Colin Linden - Mandolins, Hammertones
Celia Shacklett - Harmonies
John Dymond - Bass
Gary Craig - Drums, Percussion

Bohemian Three-Step
BC - Guitar
Gary Craig - Drums

BC - Vocal, Guitar
Gary Craig - Drums
Jenny Scheinman - Violin
Tim Lauer - Accordian

Five Fifty-One
BC - Vocal, 12 String Guitar, Harmonica
Gary Craig - Drums
Colin Linden - Slide Electric Baritone Guitars, Harmony

Driving Away
BC - Vocal, Guitar, (right side)
Gary Craig - Drums
John Dymond - Acoustic Bass
Annabelle Chvostek - Guitar (left-side), Duet Vocal

Lois On The Autobahn
BC - Bariton Guitar
Gary Craig - Drums, Percussion
Jenny Scheinman - Violin
Colin Linden - Bass

BC - Vocal, Guitar, Harmony, Chimes
Gary Craig - Drums, Percussion
John Dymond - Bass
Jenny Scheinman - Violin
Annabelle Chvostek - Mandolin, Harmony
Colin Linden - Harmony
Called Me Back
BC - Vocal, 12 String Guitar, Harmonica, Human Grunting Jug, Tibetan Cymbals
Gary Craig - Drums, Percussion
Jenny Scheinman - Violin
Colin Linden - Slide Guitars, Harmony
Celia Shacklett - Harmony

The Comets Of Kanahar
BC - Electric Resonator Guitar
Gary Craig - Drums
Jenny Scheinman - Violin

Each One Lost
BC - Vocal, Guitar, Harmony
Jenny Scheinman - Violin, Harmonies
Tim Lauer - Accordian
Colin Linden - Bass

Parnassus And Fog
BC - Guitar, Harmonica
Jenny Scheinman - Violin
Tim Lauer - Accordian
Colin Linden - Electric Guitar

BC - Guitar, Chimes
Gary Craig - Percussion

BC - Vocal, Baritone Guitar, Guitar

Produced by: Colin Linen
Recorded & mixed by: John Whynot
Additional recording by: Colin Linden
Assisted by: Aaron Holmberg, Nyles Spencer, Albertao Gonzales

Recorded at The Bathhouse, Bath, Ontario
and Pinhead Recorders, Nashville,TN
Mixed at the legendry Fantasy Studios, Berkeley, CA

Thanks to Jeffery Wood, Janice Powers, Bernie breen, Sharon Agnello

Mastered by: Greg Calbi at Sterling Sound

All songs written by Bruce Cockburn and published by Golden Mountain Music Corp. (SOCAN)
except Driving Away and Boundless which are written by Bruce Cockburn and Annabelle Chvostek
and published by Golden Mountain Music Corp. and Annabelle Chvostek (SOCAN)

Photography by : Kevin Kelly Photography

Art Direction, design & layout by : A Man Called Wrycraft

Translation: Marcel Moussette & Jane Macaulay

The Finkelstein Management Company
137 Berkeley Street, Toronto, Ontario
Canada M5A 2X1
PH: 416-596-8696 ex 222
FX: 416-596-6861

Editor Note: - Check out Daniel Keebler's photos and commentary from the recording session of this album. In the Studio with Bruce.


10 March 2011 -
Review of Small Souce of Comfort:
Wilfred Langmaid's - One Man's View

March 2011 -

  • Wildy's World
  • Paul Pledger -

  • March 2011 -
    Review by Mark S. Tucker :

    Y'know, it's more than a little sardonic that Bruce Cockburn should even have to be reviewed any more. One should only have to drop a line-"Hey! He's got a new CD out!"-and that should be sufficient to the wider world to hit the record shop and throw down the bucks necessary to procure each gem. From Day One, this guy has provided nothing but top-notch, intriguing, gorgeously crafted releases that hit a zenith in artistry and stayed there. Still, we humans tend to forgetfulness and taking things for granted; thus, critics must e'er quite happily put pen to paper as an excuse to immerse in wonder, relaying the result to readers only too happy to consume both word and note.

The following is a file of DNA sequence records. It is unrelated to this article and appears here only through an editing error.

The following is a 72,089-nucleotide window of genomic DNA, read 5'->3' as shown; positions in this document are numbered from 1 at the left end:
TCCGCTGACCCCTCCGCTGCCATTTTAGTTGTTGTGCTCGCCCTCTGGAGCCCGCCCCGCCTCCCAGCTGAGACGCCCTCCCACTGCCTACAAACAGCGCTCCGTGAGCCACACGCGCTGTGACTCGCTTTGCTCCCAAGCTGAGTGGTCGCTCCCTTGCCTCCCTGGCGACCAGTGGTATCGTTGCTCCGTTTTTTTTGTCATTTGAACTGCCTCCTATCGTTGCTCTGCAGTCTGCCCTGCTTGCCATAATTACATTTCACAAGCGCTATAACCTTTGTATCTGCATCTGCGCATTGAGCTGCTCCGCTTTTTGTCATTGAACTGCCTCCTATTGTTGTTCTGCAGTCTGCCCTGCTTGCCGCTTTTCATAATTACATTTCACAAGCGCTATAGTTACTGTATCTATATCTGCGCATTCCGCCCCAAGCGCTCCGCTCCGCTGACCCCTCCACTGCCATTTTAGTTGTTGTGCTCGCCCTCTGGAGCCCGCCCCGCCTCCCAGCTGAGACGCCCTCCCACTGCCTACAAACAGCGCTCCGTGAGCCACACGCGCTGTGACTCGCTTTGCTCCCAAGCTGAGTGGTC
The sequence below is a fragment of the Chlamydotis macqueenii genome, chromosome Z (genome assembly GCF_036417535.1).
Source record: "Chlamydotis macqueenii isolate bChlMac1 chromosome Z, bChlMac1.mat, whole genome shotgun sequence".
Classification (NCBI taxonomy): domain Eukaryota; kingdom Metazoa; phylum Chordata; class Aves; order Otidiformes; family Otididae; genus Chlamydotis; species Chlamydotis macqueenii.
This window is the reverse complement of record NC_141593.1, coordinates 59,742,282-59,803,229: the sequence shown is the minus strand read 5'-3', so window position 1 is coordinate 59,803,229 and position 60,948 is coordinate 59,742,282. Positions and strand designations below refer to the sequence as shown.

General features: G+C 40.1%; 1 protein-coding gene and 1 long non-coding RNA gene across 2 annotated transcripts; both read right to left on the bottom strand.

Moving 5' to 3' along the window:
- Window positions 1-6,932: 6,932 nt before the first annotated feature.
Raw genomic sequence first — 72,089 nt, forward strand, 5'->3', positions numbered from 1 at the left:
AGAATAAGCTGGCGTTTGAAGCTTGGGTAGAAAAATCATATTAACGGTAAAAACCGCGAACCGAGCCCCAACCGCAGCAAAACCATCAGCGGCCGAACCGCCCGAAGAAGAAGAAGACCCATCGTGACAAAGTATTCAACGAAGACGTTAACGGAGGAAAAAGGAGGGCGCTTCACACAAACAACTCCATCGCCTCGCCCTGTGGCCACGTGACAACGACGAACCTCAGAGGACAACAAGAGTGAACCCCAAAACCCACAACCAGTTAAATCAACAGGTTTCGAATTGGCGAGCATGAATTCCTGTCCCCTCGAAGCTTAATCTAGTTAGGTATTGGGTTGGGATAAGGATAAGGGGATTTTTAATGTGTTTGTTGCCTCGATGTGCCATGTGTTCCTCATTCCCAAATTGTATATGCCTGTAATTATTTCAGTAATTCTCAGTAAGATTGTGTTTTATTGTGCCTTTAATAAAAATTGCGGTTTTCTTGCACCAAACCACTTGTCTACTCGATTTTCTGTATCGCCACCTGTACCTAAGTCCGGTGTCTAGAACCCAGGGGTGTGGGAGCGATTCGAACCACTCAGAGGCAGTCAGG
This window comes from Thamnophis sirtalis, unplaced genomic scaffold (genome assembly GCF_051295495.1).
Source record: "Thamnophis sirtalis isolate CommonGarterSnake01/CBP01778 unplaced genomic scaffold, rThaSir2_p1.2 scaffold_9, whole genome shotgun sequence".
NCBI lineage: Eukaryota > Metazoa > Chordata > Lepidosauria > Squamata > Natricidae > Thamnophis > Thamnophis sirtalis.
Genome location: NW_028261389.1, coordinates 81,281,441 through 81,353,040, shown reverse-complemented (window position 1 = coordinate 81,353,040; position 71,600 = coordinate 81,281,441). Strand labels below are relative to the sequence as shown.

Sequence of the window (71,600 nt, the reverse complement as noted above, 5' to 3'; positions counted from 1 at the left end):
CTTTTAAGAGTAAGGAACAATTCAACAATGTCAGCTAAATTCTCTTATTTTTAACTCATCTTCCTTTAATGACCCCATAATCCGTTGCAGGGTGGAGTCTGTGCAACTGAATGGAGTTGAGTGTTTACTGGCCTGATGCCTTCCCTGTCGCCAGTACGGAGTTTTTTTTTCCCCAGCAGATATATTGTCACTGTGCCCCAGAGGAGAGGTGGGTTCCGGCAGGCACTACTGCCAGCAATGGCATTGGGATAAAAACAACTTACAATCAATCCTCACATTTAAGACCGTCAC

Small Source of Comfort is Cockburn's 31st disc and, not one to rest on his laurels, the Canadian gentleman is forever tweaking expectations and coming up with shockers (as with a past bomb-burst, If I had a Rocket Launcher) and wry twists (Call Me Rose here chronicles Richard Nixon's reincarnation as a lower class mother living in the projects with two kids). Then, as though giving the audience time to ponder the implications, he launches into a display of very well favored guitarmanship in the instrumental Bohemian 3-Step, as sorcerous an exposition as could be expected from anyone. Ah, but this time out, that cut's only one in a trove of five instrumentals, an unusual tack for the stringbender-singer.

    Part of the credit for all this must also go to Colin Linden, musician/producer wunderkind, and violinist Jenny Scheinman (Bill Frisell, Norah Jones, etc.) who measurably boost Cockburn's craftsmanship and recall the old days when Martynec and others abetted the minstrel.though, as golden as that period was, Bruce has evolved into newer fields, weaving ever more hypnotic tapestries, broadening with the time invested. Don't be too put off by his scowling countenance on the cover; everything about his work is eminently approachable though the man himself is never fooled by the illusion of the world nor its siren lures, inditing and indicting them relentlessly, refusing to mellow out philosophically, as incisive and visionary as ever, an anchor in a world just now discovering the true price of long-term self-deception. ~reveiw by Mark S. Tucker from Fame online magazine.

    Reprinted courtesy of Folk & Acoustic Music Exchange

    Known comments by Bruce Cockburn about this album, by date:

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    This page is part of The Cockburn Project, a unique website that exists to document the work of Canadian singer-songwriter and musician Bruce Cockburn. The Project archives self-commentary by Cockburn on his songs and music, and supplements this core part of the website with news, tour dates, and other current information.